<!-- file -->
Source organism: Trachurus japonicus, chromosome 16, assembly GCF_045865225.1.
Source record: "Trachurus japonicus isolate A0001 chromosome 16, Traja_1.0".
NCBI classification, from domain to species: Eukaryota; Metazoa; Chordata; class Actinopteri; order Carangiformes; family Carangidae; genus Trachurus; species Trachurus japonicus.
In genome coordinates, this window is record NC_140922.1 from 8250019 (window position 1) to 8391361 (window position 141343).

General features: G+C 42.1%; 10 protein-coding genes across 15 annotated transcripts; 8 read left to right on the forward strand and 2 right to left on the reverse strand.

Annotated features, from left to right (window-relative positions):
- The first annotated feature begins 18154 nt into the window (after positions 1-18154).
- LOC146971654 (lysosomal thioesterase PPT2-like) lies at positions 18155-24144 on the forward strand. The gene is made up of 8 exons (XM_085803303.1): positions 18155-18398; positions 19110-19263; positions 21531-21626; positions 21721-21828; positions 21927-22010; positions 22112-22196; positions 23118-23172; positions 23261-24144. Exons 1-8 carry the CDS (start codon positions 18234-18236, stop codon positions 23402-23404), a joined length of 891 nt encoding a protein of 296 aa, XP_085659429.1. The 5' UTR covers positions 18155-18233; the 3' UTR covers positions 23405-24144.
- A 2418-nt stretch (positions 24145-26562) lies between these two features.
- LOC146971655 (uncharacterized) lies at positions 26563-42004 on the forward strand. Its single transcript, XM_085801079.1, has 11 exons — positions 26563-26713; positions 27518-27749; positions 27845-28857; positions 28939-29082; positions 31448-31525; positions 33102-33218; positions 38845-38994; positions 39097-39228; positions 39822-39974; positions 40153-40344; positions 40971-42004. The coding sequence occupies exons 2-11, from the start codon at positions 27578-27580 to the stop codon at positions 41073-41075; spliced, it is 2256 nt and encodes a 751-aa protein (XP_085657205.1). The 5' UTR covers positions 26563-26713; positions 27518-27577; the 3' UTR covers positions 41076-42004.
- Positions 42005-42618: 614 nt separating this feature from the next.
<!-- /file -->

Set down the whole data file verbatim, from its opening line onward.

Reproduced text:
Source organism: Trachurus japonicus, chromosome 16, assembly GCF_045865225.1.
Source record: "Trachurus japonicus isolate A0001 chromosome 16, Traja_1.0".
NCBI classification, from domain to species: Eukaryota; Metazoa; Chordata; class Actinopteri; order Carangiformes; family Carangidae; genus Trachurus; species Trachurus japonicus.
In genome coordinates, this window is record NC_140922.1 from 8250019 (window position 1) to 8391361 (window position 141343).

General features: G+C 42.1%; 10 protein-coding genes across 15 annotated transcripts; 8 read left to right on the forward strand and 2 right to left on the reverse strand.

Annotated features, from left to right (window-relative positions):
- The first annotated feature begins 18154 nt into the window (after positions 1-18154).
- LOC146971654 (lysosomal thioesterase PPT2-like) lies at positions 18155-24144 on the forward strand. The gene is made up of 8 exons (XM_085803303.1): positions 18155-18398; positions 19110-19263; positions 21531-21626; positions 21721-21828; positions 21927-22010; positions 22112-22196; positions 23118-23172; positions 23261-24144. Exons 1-8 carry the CDS (start codon positions 18234-18236, stop codon positions 23402-23404), a joined length of 891 nt encoding a protein of 296 aa, XP_085659429.1. The 5' UTR covers positions 18155-18233; the 3' UTR covers positions 23405-24144.
- A 2418-nt stretch (positions 24145-26562) lies between these two features.
- LOC146971655 (uncharacterized) lies at positions 26563-42004 on the forward strand. Its single transcript, XM_085801079.1, has 11 exons — positions 26563-26713; positions 27518-27749; positions 27845-28857; positions 28939-29082; positions 31448-31525; positions 33102-33218; positions 38845-38994; positions 39097-39228; positions 39822-39974; positions 40153-40344; positions 40971-42004. The coding sequence occupies exons 2-11, from the start codon at positions 27578-27580 to the stop codon at positions 41073-41075; spliced, it is 2256 nt and encodes a 751-aa protein (XP_085657205.1). The 5' UTR covers positions 26563-26713; positions 27518-27577; the 3' UTR covers positions 41076-42004.
- Positions 42005-42618: 614 nt separating this feature from the next.